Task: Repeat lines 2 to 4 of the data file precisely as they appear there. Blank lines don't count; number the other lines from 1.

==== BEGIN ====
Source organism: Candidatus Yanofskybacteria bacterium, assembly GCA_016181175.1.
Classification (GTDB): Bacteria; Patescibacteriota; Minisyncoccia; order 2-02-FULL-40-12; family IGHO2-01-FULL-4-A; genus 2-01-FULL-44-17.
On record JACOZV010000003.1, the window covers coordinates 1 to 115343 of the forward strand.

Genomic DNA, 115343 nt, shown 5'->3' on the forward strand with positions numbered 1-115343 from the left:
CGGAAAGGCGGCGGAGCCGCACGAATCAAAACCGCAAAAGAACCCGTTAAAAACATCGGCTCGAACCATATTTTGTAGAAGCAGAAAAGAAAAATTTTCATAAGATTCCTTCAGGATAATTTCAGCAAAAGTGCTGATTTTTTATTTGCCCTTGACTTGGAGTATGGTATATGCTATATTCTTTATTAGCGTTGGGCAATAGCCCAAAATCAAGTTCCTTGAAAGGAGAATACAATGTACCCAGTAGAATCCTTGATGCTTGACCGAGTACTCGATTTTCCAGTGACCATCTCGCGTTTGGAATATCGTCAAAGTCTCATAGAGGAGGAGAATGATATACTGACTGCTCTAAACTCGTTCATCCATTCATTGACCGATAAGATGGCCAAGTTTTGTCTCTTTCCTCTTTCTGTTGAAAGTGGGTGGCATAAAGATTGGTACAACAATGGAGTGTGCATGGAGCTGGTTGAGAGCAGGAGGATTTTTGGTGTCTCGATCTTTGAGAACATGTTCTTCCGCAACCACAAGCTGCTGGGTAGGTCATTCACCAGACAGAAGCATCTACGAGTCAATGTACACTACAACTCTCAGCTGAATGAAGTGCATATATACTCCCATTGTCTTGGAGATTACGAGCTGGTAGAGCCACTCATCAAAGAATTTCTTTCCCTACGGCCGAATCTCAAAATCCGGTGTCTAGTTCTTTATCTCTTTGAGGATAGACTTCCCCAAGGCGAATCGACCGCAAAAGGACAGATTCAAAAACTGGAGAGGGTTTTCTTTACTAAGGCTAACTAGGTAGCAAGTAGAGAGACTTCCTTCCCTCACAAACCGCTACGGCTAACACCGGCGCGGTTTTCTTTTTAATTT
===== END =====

Classification (GTDB): Bacteria; Patescibacteriota; Minisyncoccia; order 2-02-FULL-40-12; family IGHO2-01-FULL-4-A; genus 2-01-FULL-44-17.
On record JACOZV010000003.1, the window covers coordinates 1 to 115343 of the forward strand.

Genomic DNA, 115343 nt, shown 5'->3' on the forward strand with positions numbered 1-115343 from the left: